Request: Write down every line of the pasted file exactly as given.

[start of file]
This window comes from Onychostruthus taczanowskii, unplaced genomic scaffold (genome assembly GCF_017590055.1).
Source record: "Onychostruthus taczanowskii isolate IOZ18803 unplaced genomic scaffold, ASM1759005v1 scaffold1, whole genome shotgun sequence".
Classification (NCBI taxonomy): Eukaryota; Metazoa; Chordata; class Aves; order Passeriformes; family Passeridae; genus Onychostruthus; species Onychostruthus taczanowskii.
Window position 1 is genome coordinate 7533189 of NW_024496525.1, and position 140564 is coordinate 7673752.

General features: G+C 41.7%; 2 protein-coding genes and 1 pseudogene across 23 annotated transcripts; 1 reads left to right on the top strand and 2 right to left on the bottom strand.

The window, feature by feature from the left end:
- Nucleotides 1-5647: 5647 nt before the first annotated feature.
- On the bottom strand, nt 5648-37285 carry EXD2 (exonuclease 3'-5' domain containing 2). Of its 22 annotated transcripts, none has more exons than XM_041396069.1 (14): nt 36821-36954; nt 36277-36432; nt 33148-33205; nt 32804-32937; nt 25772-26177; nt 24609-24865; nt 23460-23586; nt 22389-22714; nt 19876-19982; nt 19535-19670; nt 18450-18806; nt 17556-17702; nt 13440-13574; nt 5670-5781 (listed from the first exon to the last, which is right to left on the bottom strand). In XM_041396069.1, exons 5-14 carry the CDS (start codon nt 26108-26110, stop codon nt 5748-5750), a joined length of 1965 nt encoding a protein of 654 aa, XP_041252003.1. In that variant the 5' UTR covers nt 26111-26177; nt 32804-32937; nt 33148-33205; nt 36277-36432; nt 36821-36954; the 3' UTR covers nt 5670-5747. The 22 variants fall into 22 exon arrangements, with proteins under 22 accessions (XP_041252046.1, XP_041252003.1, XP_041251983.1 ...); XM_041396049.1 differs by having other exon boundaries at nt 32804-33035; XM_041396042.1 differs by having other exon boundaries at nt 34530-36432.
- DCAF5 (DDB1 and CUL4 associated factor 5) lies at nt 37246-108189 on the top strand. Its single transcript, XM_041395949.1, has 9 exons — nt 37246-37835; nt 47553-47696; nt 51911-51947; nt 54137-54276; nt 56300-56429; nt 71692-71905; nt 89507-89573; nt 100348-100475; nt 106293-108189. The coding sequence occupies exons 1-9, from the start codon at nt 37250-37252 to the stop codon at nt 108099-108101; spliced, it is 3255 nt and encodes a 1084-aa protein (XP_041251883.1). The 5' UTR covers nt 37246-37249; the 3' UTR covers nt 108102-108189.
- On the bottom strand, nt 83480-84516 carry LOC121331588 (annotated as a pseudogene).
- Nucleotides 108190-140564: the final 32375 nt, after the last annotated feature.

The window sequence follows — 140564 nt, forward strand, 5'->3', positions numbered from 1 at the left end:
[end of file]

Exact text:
This window comes from Onychostruthus taczanowskii, unplaced genomic scaffold (genome assembly GCF_017590055.1).
Source record: "Onychostruthus taczanowskii isolate IOZ18803 unplaced genomic scaffold, ASM1759005v1 scaffold1, whole genome shotgun sequence".
Classification (NCBI taxonomy): Eukaryota; Metazoa; Chordata; class Aves; order Passeriformes; family Passeridae; genus Onychostruthus; species Onychostruthus taczanowskii.
Window position 1 is genome coordinate 7533189 of NW_024496525.1, and position 140564 is coordinate 7673752.

General features: G+C 41.7%; 2 protein-coding genes and 1 pseudogene across 23 annotated transcripts; 1 reads left to right on the top strand and 2 right to left on the bottom strand.

The window, feature by feature from the left end:
- Nucleotides 1-5647: 5647 nt before the first annotated feature.
- On the bottom strand, nt 5648-37285 carry EXD2 (exonuclease 3'-5' domain containing 2). Of its 22 annotated transcripts, none has more exons than XM_041396069.1 (14): nt 36821-36954; nt 36277-36432; nt 33148-33205; nt 32804-32937; nt 25772-26177; nt 24609-24865; nt 23460-23586; nt 22389-22714; nt 19876-19982; nt 19535-19670; nt 18450-18806; nt 17556-17702; nt 13440-13574; nt 5670-5781 (listed from the first exon to the last, which is right to left on the bottom strand). In XM_041396069.1, exons 5-14 carry the CDS (start codon nt 26108-26110, stop codon nt 5748-5750), a joined length of 1965 nt encoding a protein of 654 aa, XP_041252003.1. In that variant the 5' UTR covers nt 26111-26177; nt 32804-32937; nt 33148-33205; nt 36277-36432; nt 36821-36954; the 3' UTR covers nt 5670-5747. The 22 variants fall into 22 exon arrangements, with proteins under 22 accessions (XP_041252046.1, XP_041252003.1, XP_041251983.1 ...); XM_041396049.1 differs by having other exon boundaries at nt 32804-33035; XM_041396042.1 differs by having other exon boundaries at nt 34530-36432.
- DCAF5 (DDB1 and CUL4 associated factor 5) lies at nt 37246-108189 on the top strand. Its single transcript, XM_041395949.1, has 9 exons — nt 37246-37835; nt 47553-47696; nt 51911-51947; nt 54137-54276; nt 56300-56429; nt 71692-71905; nt 89507-89573; nt 100348-100475; nt 106293-108189. The coding sequence occupies exons 1-9, from the start codon at nt 37250-37252 to the stop codon at nt 108099-108101; spliced, it is 3255 nt and encodes a 1084-aa protein (XP_041251883.1). The 5' UTR covers nt 37246-37249; the 3' UTR covers nt 108102-108189.
- On the bottom strand, nt 83480-84516 carry LOC121331588 (annotated as a pseudogene).
- Nucleotides 108190-140564: the final 32375 nt, after the last annotated feature.

The window sequence follows — 140564 nt, forward strand, 5'->3', positions numbered from 1 at the left end: